'Digital media evolution' at Aussie B'cast
EmptySYDNEY -- The Australian Broadcasting Corp. managing director Mark Scott has engineered a far-reaching restructure of the public broadcaster's operations, abolishing its 10-year-old New Media and Digital Services division and folding its functions into the core operations of the broadcaster.
The move aims to capitalize on the ABC's suite of digital media services and makes "digital media integral to everything we do," Scott said in announcing the changes Wednesday. "What this does is organize the ABC in a way that will deliver its digital future."
At the same time, a new structure has been created for the pubcaster's international broadcasting operations, bringing pan-Asian satellite TV network Australia Network under corporate and communications director Murray Green, while the broadcaster is rebranding commercial arm ABC Enterprises as ABC Commercial, with a wider brief to exploit digital media rights and find new revenue sources for ABC properties. According to Scott, exploitation of those rights could include paid-for downloads of TV programs in the ABC archives.
ABC new media and digital services director Lynley Marshall will head ABC Commercial, following the resignation of ABC Enterprises CEO Robyn Watts.
Scott branded the changes -- his first major initiative since taking the helm of the public broadcaster seven months ago -- "the ABC's digital media evolution," saying the restructure reflects "the shift of digital and new media from the fringe of our operations 10 years ago to the very center of our TV, radio and news and current affairs output today.
"It is a recognition of the fact that television and radio is no longer simply a matter of broadcasting to a mass audience but must encompass online delivery, multichanneling, podcasting, vodcasting and a greater engagement with our audiences," Scott said.
Changes include: The ABC New Media and Digital Services division will be disbanded and staff and operations will be folded into a TV, radio and new news division; digital TV channel ABC2 will become part of the TV division, reporting to director of television Kim Dalton; ABC News online staff will become part of ABC News; the radio division will become Radio and Regional Content, charged with developing each of the broadcaster's 60 local radio stations across the country; a new unit headed by current Australia Network CEO Ian Carroll called ABC Innovations will be the "hothouse" for new digital content and services; ABC Enterprises will become ABC Commercial, with responsibility for existing and new revenue streams; and a new division called ABC International will be formed with responsibility for Radio Australia, satellite TV network Australia Network and international projects.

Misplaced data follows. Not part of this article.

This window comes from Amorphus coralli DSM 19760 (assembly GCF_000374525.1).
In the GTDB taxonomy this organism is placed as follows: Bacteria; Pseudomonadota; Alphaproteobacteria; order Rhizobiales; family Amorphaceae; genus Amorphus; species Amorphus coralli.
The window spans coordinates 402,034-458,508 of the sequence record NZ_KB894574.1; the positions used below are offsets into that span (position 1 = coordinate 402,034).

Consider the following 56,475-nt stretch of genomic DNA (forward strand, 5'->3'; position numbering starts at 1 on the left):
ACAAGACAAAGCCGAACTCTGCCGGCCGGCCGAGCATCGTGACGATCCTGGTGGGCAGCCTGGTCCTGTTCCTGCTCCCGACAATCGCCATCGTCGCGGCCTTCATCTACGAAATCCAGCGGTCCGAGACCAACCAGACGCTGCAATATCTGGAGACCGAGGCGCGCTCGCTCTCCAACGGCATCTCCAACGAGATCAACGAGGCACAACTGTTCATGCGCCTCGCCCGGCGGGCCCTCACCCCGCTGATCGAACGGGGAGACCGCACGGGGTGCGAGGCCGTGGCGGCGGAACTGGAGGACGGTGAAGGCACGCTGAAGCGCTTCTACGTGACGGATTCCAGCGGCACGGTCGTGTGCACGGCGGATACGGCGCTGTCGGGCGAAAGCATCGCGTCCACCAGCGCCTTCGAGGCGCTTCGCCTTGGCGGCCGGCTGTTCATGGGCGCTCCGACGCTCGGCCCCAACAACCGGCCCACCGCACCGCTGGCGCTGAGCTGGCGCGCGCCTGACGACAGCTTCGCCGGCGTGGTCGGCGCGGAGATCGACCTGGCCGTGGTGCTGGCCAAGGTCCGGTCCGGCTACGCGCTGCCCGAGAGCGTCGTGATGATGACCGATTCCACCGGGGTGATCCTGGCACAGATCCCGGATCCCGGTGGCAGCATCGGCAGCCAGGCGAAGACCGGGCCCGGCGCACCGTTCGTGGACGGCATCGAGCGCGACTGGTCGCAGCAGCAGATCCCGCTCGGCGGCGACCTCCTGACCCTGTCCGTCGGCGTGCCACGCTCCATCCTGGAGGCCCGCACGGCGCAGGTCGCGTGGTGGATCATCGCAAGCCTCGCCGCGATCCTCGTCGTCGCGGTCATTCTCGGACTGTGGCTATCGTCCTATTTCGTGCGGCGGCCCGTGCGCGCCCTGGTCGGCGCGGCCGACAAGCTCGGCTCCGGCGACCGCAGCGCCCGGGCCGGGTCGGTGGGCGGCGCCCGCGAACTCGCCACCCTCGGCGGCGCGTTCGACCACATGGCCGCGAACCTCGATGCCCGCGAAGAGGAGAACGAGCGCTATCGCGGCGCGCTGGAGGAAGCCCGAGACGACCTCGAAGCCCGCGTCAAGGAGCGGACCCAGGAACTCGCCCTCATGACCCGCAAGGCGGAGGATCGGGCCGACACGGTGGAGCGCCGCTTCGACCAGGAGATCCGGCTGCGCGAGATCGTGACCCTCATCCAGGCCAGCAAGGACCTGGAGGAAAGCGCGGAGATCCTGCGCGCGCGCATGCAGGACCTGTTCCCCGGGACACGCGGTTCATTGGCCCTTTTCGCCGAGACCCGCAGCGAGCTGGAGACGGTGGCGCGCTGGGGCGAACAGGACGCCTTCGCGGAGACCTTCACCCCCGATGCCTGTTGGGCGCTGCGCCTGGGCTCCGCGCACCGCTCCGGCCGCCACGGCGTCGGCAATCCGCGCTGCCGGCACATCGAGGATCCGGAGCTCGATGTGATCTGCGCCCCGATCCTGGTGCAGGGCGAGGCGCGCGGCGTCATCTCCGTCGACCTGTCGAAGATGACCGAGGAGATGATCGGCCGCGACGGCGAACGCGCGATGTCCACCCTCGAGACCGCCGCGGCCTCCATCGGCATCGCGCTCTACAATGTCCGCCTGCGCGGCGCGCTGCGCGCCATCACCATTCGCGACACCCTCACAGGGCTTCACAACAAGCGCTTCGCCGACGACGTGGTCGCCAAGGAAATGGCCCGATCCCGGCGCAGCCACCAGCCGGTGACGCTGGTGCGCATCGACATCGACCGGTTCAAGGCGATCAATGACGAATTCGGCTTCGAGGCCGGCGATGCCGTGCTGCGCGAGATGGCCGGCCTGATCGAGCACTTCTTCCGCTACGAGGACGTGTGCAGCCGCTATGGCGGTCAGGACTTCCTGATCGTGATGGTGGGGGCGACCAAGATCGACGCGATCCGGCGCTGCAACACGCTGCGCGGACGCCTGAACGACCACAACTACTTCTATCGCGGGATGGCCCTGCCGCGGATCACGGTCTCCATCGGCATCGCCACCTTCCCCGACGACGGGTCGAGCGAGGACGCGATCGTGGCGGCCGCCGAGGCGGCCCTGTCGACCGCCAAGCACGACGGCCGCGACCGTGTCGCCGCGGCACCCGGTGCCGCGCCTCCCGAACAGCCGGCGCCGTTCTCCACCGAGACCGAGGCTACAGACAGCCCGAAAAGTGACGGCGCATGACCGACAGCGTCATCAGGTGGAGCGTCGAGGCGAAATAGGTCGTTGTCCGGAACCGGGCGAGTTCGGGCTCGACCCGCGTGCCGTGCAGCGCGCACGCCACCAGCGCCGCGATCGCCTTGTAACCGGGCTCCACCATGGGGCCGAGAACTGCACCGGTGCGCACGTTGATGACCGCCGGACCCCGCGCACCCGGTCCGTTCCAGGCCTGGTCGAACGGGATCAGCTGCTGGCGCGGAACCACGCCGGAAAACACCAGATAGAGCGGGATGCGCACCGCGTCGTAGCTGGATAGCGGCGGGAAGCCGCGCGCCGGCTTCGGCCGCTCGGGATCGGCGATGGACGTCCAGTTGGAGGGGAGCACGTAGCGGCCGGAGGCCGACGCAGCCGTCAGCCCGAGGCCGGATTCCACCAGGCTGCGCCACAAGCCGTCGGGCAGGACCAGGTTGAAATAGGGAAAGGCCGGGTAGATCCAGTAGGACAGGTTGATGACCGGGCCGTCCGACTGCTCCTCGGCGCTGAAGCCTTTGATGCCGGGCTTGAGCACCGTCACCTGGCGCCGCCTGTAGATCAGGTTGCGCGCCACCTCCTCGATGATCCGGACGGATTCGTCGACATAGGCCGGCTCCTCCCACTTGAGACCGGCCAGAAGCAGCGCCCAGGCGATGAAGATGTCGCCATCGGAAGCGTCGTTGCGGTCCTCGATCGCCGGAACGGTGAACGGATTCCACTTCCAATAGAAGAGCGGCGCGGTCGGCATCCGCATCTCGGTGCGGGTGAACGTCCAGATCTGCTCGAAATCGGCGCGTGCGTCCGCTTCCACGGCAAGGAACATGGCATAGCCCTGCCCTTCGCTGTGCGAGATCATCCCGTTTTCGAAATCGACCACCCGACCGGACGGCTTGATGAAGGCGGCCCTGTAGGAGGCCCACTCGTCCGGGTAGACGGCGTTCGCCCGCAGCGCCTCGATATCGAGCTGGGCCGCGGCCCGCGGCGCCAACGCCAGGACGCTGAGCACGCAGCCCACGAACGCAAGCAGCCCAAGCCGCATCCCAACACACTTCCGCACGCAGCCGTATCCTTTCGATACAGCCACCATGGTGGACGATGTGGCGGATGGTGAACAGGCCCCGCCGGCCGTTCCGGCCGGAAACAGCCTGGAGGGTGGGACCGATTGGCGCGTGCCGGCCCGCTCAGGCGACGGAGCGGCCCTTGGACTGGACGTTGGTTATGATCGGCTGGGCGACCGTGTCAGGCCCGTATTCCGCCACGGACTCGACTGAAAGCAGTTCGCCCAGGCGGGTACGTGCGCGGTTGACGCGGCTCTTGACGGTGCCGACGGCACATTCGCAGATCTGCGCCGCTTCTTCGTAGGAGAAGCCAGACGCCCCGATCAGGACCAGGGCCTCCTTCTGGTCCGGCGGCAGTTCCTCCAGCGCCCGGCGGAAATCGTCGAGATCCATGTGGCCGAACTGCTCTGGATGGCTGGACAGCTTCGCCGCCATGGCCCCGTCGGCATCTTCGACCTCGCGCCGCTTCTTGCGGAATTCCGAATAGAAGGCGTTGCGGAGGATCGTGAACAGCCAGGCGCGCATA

The key departures under the new structure include the ABC Enterprises CEO Watts, and Radio Australia chief Jean Gabriel Manguy, who will take on another senior role with the broadcaster after 10 years at the helm of the pan-Pacific radio service.
Scott paid tribute to ABC New Media and Digital services chief Marshall, who he said was responsible for the division "receiving international recognition for its leadership in the field ... with enthusiasm, energy and creativity." Under Marshall, ABC Online has grown to reach 2.2 million unique users a month, monthly podcast downloads have reached about 2 million each month and ABC2 has been launched as a secondary digital TV channel.
The ABC currently receives more than AUS$822 million ($625 million) a year in funding from the federal government.
A spokeswoman for the ABC said the changes were expected to be cost neutral with no other redundancies expected. The changes, Scott told the staff, will have a "direct effect on relatively few people."